- The Washington Times - Monday, May 14, 2007

Consider the record of Alvaro Uribe, president of Colombia, since his election in 2002. A deal with paramilitary forces has resulted in more than 31,000 fighters surrendering their weapons. By boosting the size and strength of security forces and going after the Revolutionary Armed Forces of Colombia (FARC), Mr. Uribe was able to reduce the guerilla’s presence in central Colombia. The country is safer — the annual murder count, on a steady increase before Mr. Uribe took office, has declined by more than one-third — and Colombia is more prosperous. The rate of increase in gross domestic product has gone up. Throughout his tenure, moreover, Mr. Uribe has been a strong U.S. ally in a region without many.

With these positive steps, it’s little surprise that Mr. Uribe enjoys solid approval ratings at home. In Washington earlier this month, however, Mr. Uribe found that neither his success nor his support of the United States could win him so much as a cordial reception on Capitol Hill. House Speaker Nancy Pelosi, under pressure from interest groups, initially rebuffed requests to meet with Mr. Uribe. She did meet with him, but later issued a press release that did not even mention the U.S.-Colombia free trade agreement that Democrats have held up and that Mr. Uribe had traveled to Washington to advance.

Instead, the speaker used the meeting as another opportunity to hit at revelations that members of Mr. Uribe’s government had been involved with paramilitary groups. Sen. Patrick Leahy cited the same as reason for blocking some $55 million in military aid to Colombia last month. The scandal, widely known as “para-politics,” has embarrassed the Uribe government, but, as we’ve argued, is evidence that the once-ubiquitous paramilitary networks are being slowly unraveled, their pervasiveness being brought to light.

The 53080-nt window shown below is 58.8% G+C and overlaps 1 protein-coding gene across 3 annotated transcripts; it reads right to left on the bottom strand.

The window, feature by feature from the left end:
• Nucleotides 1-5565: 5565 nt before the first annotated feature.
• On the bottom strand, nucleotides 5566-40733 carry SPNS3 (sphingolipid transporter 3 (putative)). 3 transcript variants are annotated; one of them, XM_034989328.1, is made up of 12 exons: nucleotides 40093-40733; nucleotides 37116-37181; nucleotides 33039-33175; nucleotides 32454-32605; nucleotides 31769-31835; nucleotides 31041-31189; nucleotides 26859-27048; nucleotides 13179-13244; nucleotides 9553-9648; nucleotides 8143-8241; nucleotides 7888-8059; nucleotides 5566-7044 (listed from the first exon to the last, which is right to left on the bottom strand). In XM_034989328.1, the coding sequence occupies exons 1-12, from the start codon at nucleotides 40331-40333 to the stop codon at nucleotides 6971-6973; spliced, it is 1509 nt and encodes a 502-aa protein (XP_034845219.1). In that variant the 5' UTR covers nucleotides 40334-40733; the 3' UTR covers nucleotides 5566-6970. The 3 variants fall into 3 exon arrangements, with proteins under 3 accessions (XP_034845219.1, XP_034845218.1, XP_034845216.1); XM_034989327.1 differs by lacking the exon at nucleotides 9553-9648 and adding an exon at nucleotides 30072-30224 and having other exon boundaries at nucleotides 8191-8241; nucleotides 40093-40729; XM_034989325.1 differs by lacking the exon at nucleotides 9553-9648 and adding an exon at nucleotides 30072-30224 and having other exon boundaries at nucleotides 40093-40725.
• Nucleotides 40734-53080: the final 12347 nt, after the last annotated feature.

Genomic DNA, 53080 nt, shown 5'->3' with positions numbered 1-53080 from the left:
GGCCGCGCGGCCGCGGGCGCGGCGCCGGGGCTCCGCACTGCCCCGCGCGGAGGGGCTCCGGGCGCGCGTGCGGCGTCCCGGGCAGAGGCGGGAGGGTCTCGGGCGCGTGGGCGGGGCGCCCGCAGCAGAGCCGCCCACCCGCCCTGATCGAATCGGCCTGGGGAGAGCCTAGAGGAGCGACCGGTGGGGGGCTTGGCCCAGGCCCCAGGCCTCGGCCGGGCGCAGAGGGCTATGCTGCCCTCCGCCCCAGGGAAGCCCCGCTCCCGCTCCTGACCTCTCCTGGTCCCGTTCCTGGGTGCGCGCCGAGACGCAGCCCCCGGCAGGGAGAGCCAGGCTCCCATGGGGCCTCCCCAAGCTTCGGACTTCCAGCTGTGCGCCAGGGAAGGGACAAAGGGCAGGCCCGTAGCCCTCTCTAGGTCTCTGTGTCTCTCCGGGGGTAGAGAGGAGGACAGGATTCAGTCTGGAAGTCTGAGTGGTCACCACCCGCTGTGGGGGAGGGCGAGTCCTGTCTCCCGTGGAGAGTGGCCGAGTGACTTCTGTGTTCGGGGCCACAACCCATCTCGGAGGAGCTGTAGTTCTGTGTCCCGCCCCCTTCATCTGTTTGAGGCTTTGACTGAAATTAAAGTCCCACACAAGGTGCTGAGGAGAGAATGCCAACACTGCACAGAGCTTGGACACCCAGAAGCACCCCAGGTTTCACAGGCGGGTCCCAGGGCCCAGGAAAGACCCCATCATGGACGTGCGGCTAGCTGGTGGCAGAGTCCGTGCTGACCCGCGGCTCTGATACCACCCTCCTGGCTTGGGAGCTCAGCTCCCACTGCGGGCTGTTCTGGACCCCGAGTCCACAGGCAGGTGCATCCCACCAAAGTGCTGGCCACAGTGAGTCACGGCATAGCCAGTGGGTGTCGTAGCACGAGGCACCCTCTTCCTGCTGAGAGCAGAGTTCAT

Lest anyone not understand the implications of this kind of deplorable conduct, Colombian Vice President Francisco Santos said this week, in rhetoric that bluntly reflects the way Mr. Uribe was treated by Democrats in Washington, that killing the free trade act would “send a message to the eternal enemies of the United States that… this is how America treats its allies.” To right this ship, Democrats need to start working in earnest to pass the trade agreement with Colombia.

This shameful treatment of a strong American ally fits disconcertingly well into a series of reckless foreign-policy initiatives that we’ve seen from Democrats, from Mrs. Pelosi’s “diplomatic mission” to Syria to indifference to the consequences of leaving Iraq prematurely. This kind of unserious foreign-policy judgment puts Democrats squarely on track to return to the level of McGovernite foreign policy.

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